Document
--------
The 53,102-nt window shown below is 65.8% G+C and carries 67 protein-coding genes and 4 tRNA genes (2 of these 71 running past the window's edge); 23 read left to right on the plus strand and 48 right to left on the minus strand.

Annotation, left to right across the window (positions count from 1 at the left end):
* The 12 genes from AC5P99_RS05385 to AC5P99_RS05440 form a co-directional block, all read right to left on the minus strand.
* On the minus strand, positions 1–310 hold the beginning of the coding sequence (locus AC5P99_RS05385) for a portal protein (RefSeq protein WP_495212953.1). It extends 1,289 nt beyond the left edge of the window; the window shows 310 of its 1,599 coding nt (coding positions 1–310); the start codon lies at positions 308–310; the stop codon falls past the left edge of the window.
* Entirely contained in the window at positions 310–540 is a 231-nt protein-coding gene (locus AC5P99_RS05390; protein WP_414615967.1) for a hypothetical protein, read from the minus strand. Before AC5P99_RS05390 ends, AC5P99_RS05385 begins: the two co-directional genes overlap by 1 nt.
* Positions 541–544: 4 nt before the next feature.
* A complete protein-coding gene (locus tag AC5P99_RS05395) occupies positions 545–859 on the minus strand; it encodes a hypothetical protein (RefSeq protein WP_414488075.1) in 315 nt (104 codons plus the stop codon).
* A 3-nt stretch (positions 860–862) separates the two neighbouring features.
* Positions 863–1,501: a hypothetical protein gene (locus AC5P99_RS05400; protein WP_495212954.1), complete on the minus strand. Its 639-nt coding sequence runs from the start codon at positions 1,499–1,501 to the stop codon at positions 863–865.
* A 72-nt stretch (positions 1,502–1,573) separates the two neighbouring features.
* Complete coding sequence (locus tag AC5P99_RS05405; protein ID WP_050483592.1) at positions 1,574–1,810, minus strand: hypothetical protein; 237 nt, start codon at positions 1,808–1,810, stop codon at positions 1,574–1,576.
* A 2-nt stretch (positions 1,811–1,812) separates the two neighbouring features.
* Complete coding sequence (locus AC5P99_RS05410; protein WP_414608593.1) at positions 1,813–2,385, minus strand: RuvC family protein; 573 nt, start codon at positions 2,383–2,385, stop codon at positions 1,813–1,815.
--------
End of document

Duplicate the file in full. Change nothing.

The 53,102-nt window shown below is 65.8% G+C and carries 67 protein-coding genes and 4 tRNA genes (2 of these 71 running past the window's edge); 23 read left to right on the plus strand and 48 right to left on the minus strand.

Annotation, left to right across the window (positions count from 1 at the left end):
* The 12 genes from AC5P99_RS05385 to AC5P99_RS05440 form a co-directional block, all read right to left on the minus strand.
* On the minus strand, positions 1–310 hold the beginning of the coding sequence (locus AC5P99_RS05385) for a portal protein (RefSeq protein WP_495212953.1). It extends 1,289 nt beyond the left edge of the window; the window shows 310 of its 1,599 coding nt (coding positions 1–310); the start codon lies at positions 308–310; the stop codon falls past the left edge of the window.
* Entirely contained in the window at positions 310–540 is a 231-nt protein-coding gene (locus AC5P99_RS05390; protein WP_414615967.1) for a hypothetical protein, read from the minus strand. Before AC5P99_RS05390 ends, AC5P99_RS05385 begins: the two co-directional genes overlap by 1 nt.
* Positions 541–544: 4 nt before the next feature.
* A complete protein-coding gene (locus tag AC5P99_RS05395) occupies positions 545–859 on the minus strand; it encodes a hypothetical protein (RefSeq protein WP_414488075.1) in 315 nt (104 codons plus the stop codon).
* A 3-nt stretch (positions 860–862) separates the two neighbouring features.
* Positions 863–1,501: a hypothetical protein gene (locus AC5P99_RS05400; protein WP_495212954.1), complete on the minus strand. Its 639-nt coding sequence runs from the start codon at positions 1,499–1,501 to the stop codon at positions 863–865.
* A 72-nt stretch (positions 1,502–1,573) separates the two neighbouring features.
* Complete coding sequence (locus tag AC5P99_RS05405; protein ID WP_050483592.1) at positions 1,574–1,810, minus strand: hypothetical protein; 237 nt, start codon at positions 1,808–1,810, stop codon at positions 1,574–1,576.
* A 2-nt stretch (positions 1,811–1,812) separates the two neighbouring features.
* Complete coding sequence (locus AC5P99_RS05410; protein WP_414608593.1) at positions 1,813–2,385, minus strand: RuvC family protein; 573 nt, start codon at positions 2,383–2,385, stop codon at positions 1,813–1,815.